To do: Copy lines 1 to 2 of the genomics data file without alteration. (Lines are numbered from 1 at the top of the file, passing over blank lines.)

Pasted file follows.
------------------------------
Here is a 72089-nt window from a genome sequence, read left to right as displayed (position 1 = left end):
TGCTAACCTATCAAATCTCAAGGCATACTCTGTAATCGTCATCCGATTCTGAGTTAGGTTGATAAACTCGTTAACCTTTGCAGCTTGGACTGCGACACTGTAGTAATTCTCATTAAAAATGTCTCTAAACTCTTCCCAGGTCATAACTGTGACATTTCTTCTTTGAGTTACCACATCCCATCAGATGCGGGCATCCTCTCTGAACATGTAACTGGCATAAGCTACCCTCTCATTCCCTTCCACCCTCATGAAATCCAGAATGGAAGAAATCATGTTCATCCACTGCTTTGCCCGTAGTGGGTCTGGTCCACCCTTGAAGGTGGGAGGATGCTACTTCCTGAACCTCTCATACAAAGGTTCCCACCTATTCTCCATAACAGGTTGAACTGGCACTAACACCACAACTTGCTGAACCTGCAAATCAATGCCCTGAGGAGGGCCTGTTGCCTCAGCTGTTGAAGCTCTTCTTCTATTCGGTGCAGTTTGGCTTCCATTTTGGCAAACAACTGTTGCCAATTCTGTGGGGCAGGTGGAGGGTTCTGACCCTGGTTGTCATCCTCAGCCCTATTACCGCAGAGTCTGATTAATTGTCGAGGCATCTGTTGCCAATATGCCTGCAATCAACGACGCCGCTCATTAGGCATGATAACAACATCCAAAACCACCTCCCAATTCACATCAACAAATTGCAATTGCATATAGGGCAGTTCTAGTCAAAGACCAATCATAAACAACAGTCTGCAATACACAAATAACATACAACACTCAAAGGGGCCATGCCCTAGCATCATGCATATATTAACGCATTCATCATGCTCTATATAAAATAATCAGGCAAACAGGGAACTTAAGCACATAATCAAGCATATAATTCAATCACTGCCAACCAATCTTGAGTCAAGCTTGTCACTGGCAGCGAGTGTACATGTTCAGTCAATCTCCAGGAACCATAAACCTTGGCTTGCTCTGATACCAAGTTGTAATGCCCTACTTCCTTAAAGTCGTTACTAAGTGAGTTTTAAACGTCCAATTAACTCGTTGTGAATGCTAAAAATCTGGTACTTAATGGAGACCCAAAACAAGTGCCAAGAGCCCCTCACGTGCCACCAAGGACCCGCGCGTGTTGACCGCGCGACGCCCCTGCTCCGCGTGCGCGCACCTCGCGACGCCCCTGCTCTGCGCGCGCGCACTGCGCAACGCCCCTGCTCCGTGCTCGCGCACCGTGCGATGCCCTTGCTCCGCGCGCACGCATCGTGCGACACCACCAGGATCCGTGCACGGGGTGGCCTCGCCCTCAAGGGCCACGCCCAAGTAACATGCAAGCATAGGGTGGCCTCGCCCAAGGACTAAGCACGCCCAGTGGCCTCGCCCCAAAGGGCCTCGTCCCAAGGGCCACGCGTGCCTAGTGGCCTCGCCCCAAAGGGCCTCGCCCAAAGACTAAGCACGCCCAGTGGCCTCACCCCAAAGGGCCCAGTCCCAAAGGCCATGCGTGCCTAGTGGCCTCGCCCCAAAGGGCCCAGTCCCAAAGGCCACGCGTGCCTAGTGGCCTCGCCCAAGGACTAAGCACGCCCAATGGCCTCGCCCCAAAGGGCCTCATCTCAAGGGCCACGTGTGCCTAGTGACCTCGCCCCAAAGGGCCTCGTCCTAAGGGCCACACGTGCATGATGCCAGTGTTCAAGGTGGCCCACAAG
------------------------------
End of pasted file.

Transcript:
Here is a 72089-nt window from a genome sequence, read left to right as displayed (position 1 = left end):
TGCTAACCTATCAAATCTCAAGGCATACTCTGTAATCGTCATCCGATTCTGAGTTAGGTTGATAAACTCGTTAACCTTTGCAGCTTGGACTGCGACACTGTAGTAATTCTCATTAAAAATGTCTCTAAACTCTTCCCAGGTCATAACTGTGACATTTCTTCTTTGAGTTACCACATCCCATCAGATGCGGGCATCCTCTCTGAACATGTAACTGGCATAAGCTACCCTCTCATTCCCTTCCACCCTCATGAAATCCAGAATGGAAGAAATCATGTTCATCCACTGCTTTGCCCGTAGTGGGTCTGGTCCACCCTTGAAGGTGGGAGGATGCTACTTCCTGAACCTCTCATACAAAGGTTCCCACCTATTCTCCATAACAGGTTGAACTGGCACTAACACCACAACTTGCTGAACCTGCAAATCAATGCCCTGAGGAGGGCCTGTTGCCTCAGCTGTTGAAGCTCTTCTTCTATTCGGTGCAGTTTGGCTTCCATTTTGGCAAACAACTGTTGCCAATTCTGTGGGGCAGGTGGAGGGTTCTGACCCTGGTTGTCATCCTCAGCCCTATTACCGCAGAGTCTGATTAATTGTCGAGGCATCTGTTGCCAATATGCCTGCAATCAACGACGCCGCTCATTAGGCATGATAACAACATCCAAAACCACCTCCCAATTCACATCAACAAATTGCAATTGCATATAGGGCAGTTCTAGTCAAAGACCAATCATAAACAACAGTCTGCAATACACAAATAACATACAACACTCAAAGGGGCCATGCCCTAGCATCATGCATATATTAACGCATTCATCATGCTCTATATAAAATAATCAGGCAAACAGGGAACTTAAGCACATAATCAAGCATATAATTCAATCACTGCCAACCAATCTTGAGTCAAGCTTGTCACTGGCAGCGAGTGTACATGTTCAGTCAATCTCCAGGAACCATAAACCTTGGCTTGCTCTGATACCAAGTTGTAATGCCCTACTTCCTTAAAGTCGTTACTAAGTGAGTTTTAAACGTCCAATTAACTCGTTGTGAATGCTAAAAATCTGGTACTTAATGGAGACCCAAAACAAGTGCCAAGAGCCCCTCACGTGCCACCAAGGACCCGCGCGTGTTGACCGCGCGACGCCCCTGCTCCGCGTGCGCGCACCTCGCGACGCCCCTGCTCTGCGCGCGCGCACTGCGCAACGCCCCTGCTCCGTGCTCGCGCACCGTGCGATGCCCTTGCTCCGCGCGCACGCATCGTGCGACACCACCAGGATCCGTGCACGGGGTGGCCTCGCCCTCAAGGGCCACGCCCAAGTAACATGCAAGCATAGGGTGGCCTCGCCCAAGGACTAAGCACGCCCAGTGGCCTCGCCCCAAAGGGCCTCGTCCCAAGGGCCACGCGTGCCTAGTGGCCTCGCCCCAAAGGGCCTCGCCCAAAGACTAAGCACGCCCAGTGGCCTCACCCCAAAGGGCCCAGTCCCAAAGGCCATGCGTGCCTAGTGGCCTCGCCCCAAAGGGCCCAGTCCCAAAGGCCACGCGTGCCTAGTGGCCTCGCCCAAGGACTAAGCACGCCCAATGGCCTCGCCCCAAAGGGCCTCATCTCAAGGGCCACGTGTGCCTAGTGACCTCGCCCCAAAGGGCCTCGTCCTAAGGGCCACACGTGCATGATGCCAGTGTTCAAGGTGGCCCACAAG